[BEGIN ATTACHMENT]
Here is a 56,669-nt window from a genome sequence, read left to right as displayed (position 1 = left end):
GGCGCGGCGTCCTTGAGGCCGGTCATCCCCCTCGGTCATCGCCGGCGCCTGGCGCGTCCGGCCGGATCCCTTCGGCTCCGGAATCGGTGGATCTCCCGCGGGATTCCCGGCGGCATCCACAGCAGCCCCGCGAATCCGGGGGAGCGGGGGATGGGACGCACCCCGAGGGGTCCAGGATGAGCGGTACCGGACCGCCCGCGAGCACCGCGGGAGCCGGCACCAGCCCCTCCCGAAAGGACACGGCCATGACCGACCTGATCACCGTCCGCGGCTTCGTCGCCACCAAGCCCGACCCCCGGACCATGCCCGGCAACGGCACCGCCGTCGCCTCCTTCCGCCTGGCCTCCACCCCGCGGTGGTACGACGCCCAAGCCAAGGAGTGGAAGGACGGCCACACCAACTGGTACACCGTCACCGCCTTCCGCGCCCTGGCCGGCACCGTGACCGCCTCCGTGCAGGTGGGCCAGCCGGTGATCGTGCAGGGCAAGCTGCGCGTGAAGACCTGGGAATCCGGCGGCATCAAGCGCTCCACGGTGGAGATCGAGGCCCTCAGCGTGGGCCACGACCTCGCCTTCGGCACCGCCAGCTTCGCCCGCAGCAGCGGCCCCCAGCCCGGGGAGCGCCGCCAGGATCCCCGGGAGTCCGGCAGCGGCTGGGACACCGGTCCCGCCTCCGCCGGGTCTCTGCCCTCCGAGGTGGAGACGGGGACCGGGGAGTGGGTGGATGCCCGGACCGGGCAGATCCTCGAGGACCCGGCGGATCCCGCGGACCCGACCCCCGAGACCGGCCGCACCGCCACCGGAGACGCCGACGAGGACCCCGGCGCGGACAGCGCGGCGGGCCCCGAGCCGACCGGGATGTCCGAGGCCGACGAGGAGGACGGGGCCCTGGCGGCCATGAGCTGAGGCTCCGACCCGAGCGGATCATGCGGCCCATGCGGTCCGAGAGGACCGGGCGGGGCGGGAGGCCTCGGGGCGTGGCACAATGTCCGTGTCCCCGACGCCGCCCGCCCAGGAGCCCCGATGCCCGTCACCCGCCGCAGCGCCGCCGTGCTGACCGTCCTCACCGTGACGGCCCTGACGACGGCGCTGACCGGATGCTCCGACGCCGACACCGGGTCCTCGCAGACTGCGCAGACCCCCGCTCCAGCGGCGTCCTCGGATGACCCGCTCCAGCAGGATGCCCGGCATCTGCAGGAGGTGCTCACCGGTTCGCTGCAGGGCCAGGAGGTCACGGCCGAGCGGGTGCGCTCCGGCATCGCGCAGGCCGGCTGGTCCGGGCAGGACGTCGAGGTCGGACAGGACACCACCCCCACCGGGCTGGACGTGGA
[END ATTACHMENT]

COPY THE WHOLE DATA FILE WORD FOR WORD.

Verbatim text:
Here is a 56,669-nt window from a genome sequence, read left to right as displayed (position 1 = left end):
GGCGCGGCGTCCTTGAGGCCGGTCATCCCCCTCGGTCATCGCCGGCGCCTGGCGCGTCCGGCCGGATCCCTTCGGCTCCGGAATCGGTGGATCTCCCGCGGGATTCCCGGCGGCATCCACAGCAGCCCCGCGAATCCGGGGGAGCGGGGGATGGGACGCACCCCGAGGGGTCCAGGATGAGCGGTACCGGACCGCCCGCGAGCACCGCGGGAGCCGGCACCAGCCCCTCCCGAAAGGACACGGCCATGACCGACCTGATCACCGTCCGCGGCTTCGTCGCCACCAAGCCCGACCCCCGGACCATGCCCGGCAACGGCACCGCCGTCGCCTCCTTCCGCCTGGCCTCCACCCCGCGGTGGTACGACGCCCAAGCCAAGGAGTGGAAGGACGGCCACACCAACTGGTACACCGTCACCGCCTTCCGCGCCCTGGCCGGCACCGTGACCGCCTCCGTGCAGGTGGGCCAGCCGGTGATCGTGCAGGGCAAGCTGCGCGTGAAGACCTGGGAATCCGGCGGCATCAAGCGCTCCACGGTGGAGATCGAGGCCCTCAGCGTGGGCCACGACCTCGCCTTCGGCACCGCCAGCTTCGCCCGCAGCAGCGGCCCCCAGCCCGGGGAGCGCCGCCAGGATCCCCGGGAGTCCGGCAGCGGCTGGGACACCGGTCCCGCCTCCGCCGGGTCTCTGCCCTCCGAGGTGGAGACGGGGACCGGGGAGTGGGTGGATGCCCGGACCGGGCAGATCCTCGAGGACCCGGCGGATCCCGCGGACCCGACCCCCGAGACCGGCCGCACCGCCACCGGAGACGCCGACGAGGACCCCGGCGCGGACAGCGCGGCGGGCCCCGAGCCGACCGGGATGTCCGAGGCCGACGAGGAGGACGGGGCCCTGGCGGCCATGAGCTGAGGCTCCGACCCGAGCGGATCATGCGGCCCATGCGGTCCGAGAGGACCGGGCGGGGCGGGAGGCCTCGGGGCGTGGCACAATGTCCGTGTCCCCGACGCCGCCCGCCCAGGAGCCCCGATGCCCGTCACCCGCCGCAGCGCCGCCGTGCTGACCGTCCTCACCGTGACGGCCCTGACGACGGCGCTGACCGGATGCTCCGACGCCGACACCGGGTCCTCGCAGACTGCGCAGACCCCCGCTCCAGCGGCGTCCTCGGATGACCCGCTCCAGCAGGATGCCCGGCATCTGCAGGAGGTGCTCACCGGTTCGCTGCAGGGCCAGGAGGTCACGGCCGAGCGGGTGCGCTCCGGCATCGCGCAGGCCGGCTGGTCCGGGCAGGACGTCGAGGTCGGACAGGACACCACCCCCACCGGGCTGGACGTGGA